Thursday, April 05, 2012

If you think that was Messi, there could be worse to come

They call Old Trafford football's "Theatre Of Dreams" but by comparison to Camp Nou - F.C. Barcelona's home ground - the Manchester United stadium is little more than a community playhouse.

Just over a month ago I fulfilled a long-held ambition to see a match at the Catalan giants' jaw-dropping ampitheatre, watching Barça play La Liga minnows Gijon.

To tell you the truth, it wasn't the greatest game I've ever seen: Pep Guardiola had rested several of his star players, including the mercurial Lionel Messi - who, just a few days later, became the first player to score five goals in a Champions League game as they battered Bayer Leverkusen 7-1. Still, they managed to beat Gijon 3-1 and, in so doing, provided an abject reminder that even when below par, they are currently the world's greatest football team.

Which doesn't leave me brimming with confidence about the forthcoming Champions League Semi-Final, in which Messi and amigos will take on Chelsea. By their standards, Barcelona haven't exactly been firing on all cylinders this season. But considering the Leverkusen scoreline, it will be an apocalyptic challenge for the Blues who have, for much of the season been even below being below par.

True, things have picked up since Robbie Di Matteo was installed with the condescending title of "interim first-team coach", finding the means to communicate and motivate his players in a way the hapless André Villas-Boas apparently couldn't.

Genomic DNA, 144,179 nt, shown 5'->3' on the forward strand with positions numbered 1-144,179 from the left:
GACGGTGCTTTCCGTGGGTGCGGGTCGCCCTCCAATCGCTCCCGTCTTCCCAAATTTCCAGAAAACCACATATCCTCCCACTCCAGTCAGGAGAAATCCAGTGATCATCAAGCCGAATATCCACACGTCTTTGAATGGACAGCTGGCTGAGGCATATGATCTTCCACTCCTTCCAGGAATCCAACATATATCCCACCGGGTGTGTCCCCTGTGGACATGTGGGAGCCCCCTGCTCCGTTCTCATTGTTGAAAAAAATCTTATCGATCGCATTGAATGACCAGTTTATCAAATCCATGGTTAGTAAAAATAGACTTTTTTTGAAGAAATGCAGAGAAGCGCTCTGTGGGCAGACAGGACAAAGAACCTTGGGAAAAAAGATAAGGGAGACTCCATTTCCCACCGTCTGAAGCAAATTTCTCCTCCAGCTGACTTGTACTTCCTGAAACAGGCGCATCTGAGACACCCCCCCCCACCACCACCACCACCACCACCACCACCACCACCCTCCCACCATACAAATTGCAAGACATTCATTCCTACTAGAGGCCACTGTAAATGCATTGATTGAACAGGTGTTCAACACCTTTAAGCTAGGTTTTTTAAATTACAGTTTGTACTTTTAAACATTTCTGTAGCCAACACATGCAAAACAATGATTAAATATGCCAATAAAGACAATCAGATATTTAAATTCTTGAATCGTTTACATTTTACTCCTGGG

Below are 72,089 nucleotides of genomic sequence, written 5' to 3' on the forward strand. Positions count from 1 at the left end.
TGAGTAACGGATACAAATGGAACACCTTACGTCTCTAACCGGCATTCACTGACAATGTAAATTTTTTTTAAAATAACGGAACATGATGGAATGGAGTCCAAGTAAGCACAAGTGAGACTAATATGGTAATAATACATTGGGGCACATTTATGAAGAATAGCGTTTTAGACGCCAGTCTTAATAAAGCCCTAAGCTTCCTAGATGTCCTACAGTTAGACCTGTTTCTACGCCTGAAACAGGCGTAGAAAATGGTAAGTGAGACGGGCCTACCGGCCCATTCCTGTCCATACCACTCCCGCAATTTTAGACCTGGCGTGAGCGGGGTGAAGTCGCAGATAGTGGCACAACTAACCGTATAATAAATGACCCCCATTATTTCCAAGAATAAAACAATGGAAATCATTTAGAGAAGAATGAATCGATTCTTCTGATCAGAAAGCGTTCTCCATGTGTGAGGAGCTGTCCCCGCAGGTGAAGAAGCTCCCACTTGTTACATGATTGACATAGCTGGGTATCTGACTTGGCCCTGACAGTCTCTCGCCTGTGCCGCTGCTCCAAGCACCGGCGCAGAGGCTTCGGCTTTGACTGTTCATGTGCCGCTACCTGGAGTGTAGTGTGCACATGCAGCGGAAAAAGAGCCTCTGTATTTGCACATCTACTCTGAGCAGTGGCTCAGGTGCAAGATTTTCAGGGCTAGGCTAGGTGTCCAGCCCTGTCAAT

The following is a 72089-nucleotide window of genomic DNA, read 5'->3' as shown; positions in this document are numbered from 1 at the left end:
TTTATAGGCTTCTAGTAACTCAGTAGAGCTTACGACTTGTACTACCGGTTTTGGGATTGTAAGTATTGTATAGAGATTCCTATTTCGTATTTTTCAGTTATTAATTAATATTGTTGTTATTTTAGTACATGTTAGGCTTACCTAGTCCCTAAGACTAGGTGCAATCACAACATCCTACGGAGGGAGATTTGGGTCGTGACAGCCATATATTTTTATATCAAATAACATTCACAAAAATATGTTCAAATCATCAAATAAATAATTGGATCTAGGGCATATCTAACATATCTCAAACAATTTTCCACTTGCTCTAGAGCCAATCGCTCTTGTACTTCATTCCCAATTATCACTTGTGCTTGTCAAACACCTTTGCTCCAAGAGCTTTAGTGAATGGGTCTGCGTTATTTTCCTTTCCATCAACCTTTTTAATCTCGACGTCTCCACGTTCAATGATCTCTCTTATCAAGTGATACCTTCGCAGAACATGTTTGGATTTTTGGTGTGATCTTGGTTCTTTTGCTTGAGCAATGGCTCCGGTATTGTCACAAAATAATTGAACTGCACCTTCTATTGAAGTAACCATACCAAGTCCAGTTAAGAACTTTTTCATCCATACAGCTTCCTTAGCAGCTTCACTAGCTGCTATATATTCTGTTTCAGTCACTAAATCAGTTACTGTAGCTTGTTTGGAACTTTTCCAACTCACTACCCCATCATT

There has clearly been a new confidence about the team, notably with Fernando Torres looking like his former self - even scoring a goal, God forbid! - and the walking liability that was David Luiz starting to resemble a half-decent centre-half.

These are, however, straws I'm clutching at: the confidence that led to Torres scoring against Aston Villa the other week was undermined by the same back four defensive frailties that let two in. And were it not for the outstanding Petr Čech - who has, frankly, kept Chelsea in more games this season than any of the outfield players - the Villa game, like so many others, could have ended very differently.

Last night Chelsea struggled against a determined 10-man opposition in Benfica. With John Terry disappearing through a worrying rib injury that could leave him out of a packed run of games, Chelsea will tire even further in their build up to the first Semi-Final leg against Barcelona. By the time Barça arrive at Stamford Bridge on April 18, their opponents will have played Wigan and Fulham in the space of two days, and then Tottenham at Wembley in a FA Cup Semi-Final which kicks off only 72 hours before the Barcelona game gets underway.

The fear is that the Catalans - and, specifically, Messi - will just cut through Chelsea like a hot knife. Pessimistic or realistic? You decide. Di Matteo is doing something right and, were it not for the twisted logic of Abramovich managerial strategy, should be considered as Chelsea's permanent manager on the scant basis of the tactical and man-management prowess he has demonstrated over the last month.

The likeable Italian is saying all the right things in declaring: "It will be a combination of playing to our strengths and being aware of theirs," but in recognising the Messi danger, adding: "we have to play our game and play to our strengths."